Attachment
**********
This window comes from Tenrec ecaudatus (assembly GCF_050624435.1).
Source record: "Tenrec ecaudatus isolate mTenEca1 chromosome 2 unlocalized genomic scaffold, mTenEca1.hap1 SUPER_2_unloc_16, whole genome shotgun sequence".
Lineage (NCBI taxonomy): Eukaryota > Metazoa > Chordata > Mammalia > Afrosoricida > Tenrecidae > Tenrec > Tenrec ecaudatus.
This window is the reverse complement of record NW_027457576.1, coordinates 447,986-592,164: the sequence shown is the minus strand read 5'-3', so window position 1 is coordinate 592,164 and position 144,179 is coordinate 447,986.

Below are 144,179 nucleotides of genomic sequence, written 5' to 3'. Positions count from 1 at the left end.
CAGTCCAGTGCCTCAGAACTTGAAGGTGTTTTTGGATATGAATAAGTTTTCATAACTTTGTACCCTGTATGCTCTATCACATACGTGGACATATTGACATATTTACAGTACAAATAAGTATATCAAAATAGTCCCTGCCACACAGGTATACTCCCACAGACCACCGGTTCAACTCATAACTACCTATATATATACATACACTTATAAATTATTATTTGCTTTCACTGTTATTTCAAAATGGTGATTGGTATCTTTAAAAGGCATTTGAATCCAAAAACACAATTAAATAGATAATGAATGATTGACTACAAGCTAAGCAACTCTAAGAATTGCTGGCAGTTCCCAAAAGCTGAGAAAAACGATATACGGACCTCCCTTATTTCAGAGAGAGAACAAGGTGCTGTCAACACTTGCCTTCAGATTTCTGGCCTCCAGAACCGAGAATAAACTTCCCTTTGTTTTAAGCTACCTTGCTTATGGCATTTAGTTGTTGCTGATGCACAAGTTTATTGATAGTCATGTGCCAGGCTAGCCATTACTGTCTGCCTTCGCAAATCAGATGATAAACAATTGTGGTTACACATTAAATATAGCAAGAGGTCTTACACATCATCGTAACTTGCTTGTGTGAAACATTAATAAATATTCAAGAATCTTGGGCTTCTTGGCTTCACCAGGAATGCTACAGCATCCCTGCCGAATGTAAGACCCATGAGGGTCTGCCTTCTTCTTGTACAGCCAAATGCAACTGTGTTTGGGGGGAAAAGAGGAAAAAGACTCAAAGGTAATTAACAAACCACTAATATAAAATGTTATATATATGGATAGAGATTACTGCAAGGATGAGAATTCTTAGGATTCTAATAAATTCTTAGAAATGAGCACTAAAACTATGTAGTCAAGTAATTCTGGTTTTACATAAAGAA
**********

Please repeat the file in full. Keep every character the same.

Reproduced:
This window comes from Tenrec ecaudatus (assembly GCF_050624435.1).
Source record: "Tenrec ecaudatus isolate mTenEca1 chromosome 2 unlocalized genomic scaffold, mTenEca1.hap1 SUPER_2_unloc_16, whole genome shotgun sequence".
Lineage (NCBI taxonomy): Eukaryota > Metazoa > Chordata > Mammalia > Afrosoricida > Tenrecidae > Tenrec > Tenrec ecaudatus.
This window is the reverse complement of record NW_027457576.1, coordinates 447,986-592,164: the sequence shown is the minus strand read 5'-3', so window position 1 is coordinate 592,164 and position 144,179 is coordinate 447,986.

Below are 144,179 nucleotides of genomic sequence, written 5' to 3'. Positions count from 1 at the left end.
CAGTCCAGTGCCTCAGAACTTGAAGGTGTTTTTGGATATGAATAAGTTTTCATAACTTTGTACCCTGTATGCTCTATCACATACGTGGACATATTGACATATTTACAGTACAAATAAGTATATCAAAATAGTCCCTGCCACACAGGTATACTCCCACAGACCACCGGTTCAACTCATAACTACCTATATATATACATACACTTATAAATTATTATTTGCTTTCACTGTTATTTCAAAATGGTGATTGGTATCTTTAAAAGGCATTTGAATCCAAAAACACAATTAAATAGATAATGAATGATTGACTACAAGCTAAGCAACTCTAAGAATTGCTGGCAGTTCCCAAAAGCTGAGAAAAACGATATACGGACCTCCCTTATTTCAGAGAGAGAACAAGGTGCTGTCAACACTTGCCTTCAGATTTCTGGCCTCCAGAACCGAGAATAAACTTCCCTTTGTTTTAAGCTACCTTGCTTATGGCATTTAGTTGTTGCTGATGCACAAGTTTATTGATAGTCATGTGCCAGGCTAGCCATTACTGTCTGCCTTCGCAAATCAGATGATAAACAATTGTGGTTACACATTAAATATAGCAAGAGGTCTTACACATCATCGTAACTTGCTTGTGTGAAACATTAATAAATATTCAAGAATCTTGGGCTTCTTGGCTTCACCAGGAATGCTACAGCATCCCTGCCGAATGTAAGACCCATGAGGGTCTGCCTTCTTCTTGTACAGCCAAATGCAACTGTGTTTGGGGGGAAAAGAGGAAAAAGACTCAAAGGTAATTAACAAACCACTAATATAAAATGTTATATATATGGATAGAGATTACTGCAAGGATGAGAATTCTTAGGATTCTAATAAATTCTTAGAAATGAGCACTAAAACTATGTAGTCAAGTAATTCTGGTTTTACATAAAGAA